More important than life and deathBMJ 2016; 352 doi: https://doi.org/10.1136/bmj.i1122 (Published 25 February 2016) Cite this as: BMJ 2016;352:i1122
It is an interesting time to propose collaboration as a solution for the NHS. The United Kingdom may decide to leave the European Union, with unknown consequences for science and health (doi:10.1136/bmj.i1117). A state of emergency exists in primary care, where GPs are stressed (doi:10.1136/bmj.i693). Health and social care remain dysfunctional (doi:10.1136/bmj.i458). England’s health secretary has imposed a new contract on junior doctors (doi:10.1136/bmj.i1129; doi:10.1136/bmj.i1124). You might then reasonably conclude that collaboration isn’t in the air. Nor is the cup of goodwill overflowing. “Sustained effort” might not be the cleverest rallying cry for a demoralised workforce. Yet Hugh Alderwick and Chris Ham argue that collaboration, goodwill, and sustained effort are essential ingredients to rescue the NHS in England from the “biggest crisis in its history” (doi:10.1136/bmj.i1022).
This alarming scenario has come quickly, considering that the Health and Social Care Act was passed a little over three years ago. Few readers will dispute the editorialists’ diagnosis of a crisis, but they might question our ability to resolve it. NHS organisations are producing “place based plans,” multiyear proposals to meet the needs of local populations. The central challenge is to replace competition, beloved of the Health and Social Care Act, as the main driver of change and to allow collaboration to flourish instead. Alderwick and Ham warn that it is hard for collaboration to succeed in a legislative environment built for competition.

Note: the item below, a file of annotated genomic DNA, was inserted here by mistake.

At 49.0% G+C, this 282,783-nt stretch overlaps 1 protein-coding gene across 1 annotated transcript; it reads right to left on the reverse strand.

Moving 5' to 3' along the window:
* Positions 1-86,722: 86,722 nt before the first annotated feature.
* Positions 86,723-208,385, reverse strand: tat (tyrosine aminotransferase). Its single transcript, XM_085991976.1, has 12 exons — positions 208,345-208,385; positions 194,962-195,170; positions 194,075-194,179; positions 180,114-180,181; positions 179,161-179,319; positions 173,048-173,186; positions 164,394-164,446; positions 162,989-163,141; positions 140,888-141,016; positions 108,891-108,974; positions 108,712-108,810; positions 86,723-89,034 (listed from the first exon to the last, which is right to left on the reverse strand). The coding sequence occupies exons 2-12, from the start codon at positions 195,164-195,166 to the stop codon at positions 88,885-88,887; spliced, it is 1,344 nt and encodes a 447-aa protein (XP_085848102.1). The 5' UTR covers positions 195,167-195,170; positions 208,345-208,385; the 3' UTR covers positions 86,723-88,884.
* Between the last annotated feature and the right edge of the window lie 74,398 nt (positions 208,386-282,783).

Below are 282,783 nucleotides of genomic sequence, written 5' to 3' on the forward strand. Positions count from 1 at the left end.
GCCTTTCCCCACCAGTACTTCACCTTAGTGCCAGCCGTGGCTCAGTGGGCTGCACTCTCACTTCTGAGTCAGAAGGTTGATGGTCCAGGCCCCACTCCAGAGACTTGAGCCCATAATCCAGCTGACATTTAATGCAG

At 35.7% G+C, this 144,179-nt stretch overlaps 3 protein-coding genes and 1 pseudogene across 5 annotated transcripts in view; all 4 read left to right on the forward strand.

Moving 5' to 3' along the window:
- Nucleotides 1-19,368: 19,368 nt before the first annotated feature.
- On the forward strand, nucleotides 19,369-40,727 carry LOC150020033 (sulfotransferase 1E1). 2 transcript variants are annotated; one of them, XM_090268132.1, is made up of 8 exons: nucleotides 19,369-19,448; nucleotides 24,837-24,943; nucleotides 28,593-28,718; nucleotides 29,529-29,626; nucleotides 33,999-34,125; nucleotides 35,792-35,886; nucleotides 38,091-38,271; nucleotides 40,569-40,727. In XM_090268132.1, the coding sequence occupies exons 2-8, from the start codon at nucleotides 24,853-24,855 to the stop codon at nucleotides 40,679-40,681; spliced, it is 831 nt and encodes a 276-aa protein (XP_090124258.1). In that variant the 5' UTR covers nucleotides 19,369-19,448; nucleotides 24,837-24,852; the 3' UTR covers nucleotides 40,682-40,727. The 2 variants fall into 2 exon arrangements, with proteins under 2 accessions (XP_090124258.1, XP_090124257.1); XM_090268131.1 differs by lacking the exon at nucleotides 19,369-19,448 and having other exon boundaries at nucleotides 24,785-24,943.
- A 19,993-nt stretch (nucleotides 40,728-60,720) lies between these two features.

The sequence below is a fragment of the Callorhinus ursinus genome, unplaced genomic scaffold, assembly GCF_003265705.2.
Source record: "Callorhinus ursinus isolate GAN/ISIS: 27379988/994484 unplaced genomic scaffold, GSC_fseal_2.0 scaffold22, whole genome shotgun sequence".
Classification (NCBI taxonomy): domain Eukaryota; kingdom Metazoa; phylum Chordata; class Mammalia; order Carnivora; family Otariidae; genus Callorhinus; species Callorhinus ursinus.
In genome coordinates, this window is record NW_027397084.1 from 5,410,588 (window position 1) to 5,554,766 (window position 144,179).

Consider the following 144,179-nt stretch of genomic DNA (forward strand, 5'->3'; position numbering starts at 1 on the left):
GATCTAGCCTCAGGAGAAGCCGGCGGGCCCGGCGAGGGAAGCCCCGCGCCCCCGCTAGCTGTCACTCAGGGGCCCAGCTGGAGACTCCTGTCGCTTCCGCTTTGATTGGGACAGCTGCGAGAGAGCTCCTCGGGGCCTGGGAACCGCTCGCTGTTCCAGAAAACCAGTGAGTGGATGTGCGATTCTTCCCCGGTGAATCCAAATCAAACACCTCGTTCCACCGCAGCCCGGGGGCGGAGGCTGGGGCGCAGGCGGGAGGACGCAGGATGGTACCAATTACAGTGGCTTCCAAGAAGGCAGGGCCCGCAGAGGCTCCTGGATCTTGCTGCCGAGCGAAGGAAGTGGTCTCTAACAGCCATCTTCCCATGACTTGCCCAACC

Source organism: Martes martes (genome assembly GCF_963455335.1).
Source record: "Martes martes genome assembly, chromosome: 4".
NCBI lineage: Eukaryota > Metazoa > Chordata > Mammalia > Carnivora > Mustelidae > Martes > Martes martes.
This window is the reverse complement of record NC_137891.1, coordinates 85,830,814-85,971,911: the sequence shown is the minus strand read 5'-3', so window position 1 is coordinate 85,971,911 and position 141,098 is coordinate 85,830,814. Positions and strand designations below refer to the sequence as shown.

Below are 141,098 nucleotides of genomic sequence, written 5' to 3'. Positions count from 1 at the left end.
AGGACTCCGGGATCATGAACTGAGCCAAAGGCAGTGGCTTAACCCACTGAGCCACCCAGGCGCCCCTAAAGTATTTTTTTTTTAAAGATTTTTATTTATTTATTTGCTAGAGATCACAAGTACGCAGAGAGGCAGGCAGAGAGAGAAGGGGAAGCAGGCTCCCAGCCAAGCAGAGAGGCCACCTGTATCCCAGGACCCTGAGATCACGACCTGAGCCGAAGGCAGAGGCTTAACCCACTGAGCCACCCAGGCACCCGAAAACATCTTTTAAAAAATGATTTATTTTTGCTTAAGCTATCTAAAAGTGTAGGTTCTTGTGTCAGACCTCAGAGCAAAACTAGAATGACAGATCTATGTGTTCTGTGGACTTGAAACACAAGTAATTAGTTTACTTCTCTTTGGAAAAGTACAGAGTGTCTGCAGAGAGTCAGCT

One solution is new care models that integrate services and promote place based collaboration between NHS providers and commissioners, local authorities, and third sector organisations. The logic seems sound, but why should today’s new models of care be any more viable than yesterday’s? And even if they are, a challenge remains in translating successful small scale initiatives to larger geographies and populations. These collaborations require goodwill and sustained effort. But in an environment where staff are already making sustained effort, and where goodwill has run dry, how likely are we to reach the light at the end of this tunnel?
Perhaps this is an issue of communication? We might be better served adopting the language of football. “The NHS is a funny old game,” writes David Barer (doi:10.1136/bmj.i1023), whose home team, incidentally, sits near the bottom of the English Premier League. Just as with football, new formations must be tried, the consequences of any tactical change are impossible to predict, and, importantly, everyone is an expert. To paraphrase Liverpool’s legendary manager Bill Shankly, some people believe that health is a matter of life and death, but we can assure you that it is much, much more important than that.
In an environment where staff are already making sustained effort, and where goodwill has run dry, how likely are we to reach the light at the end of this tunnel?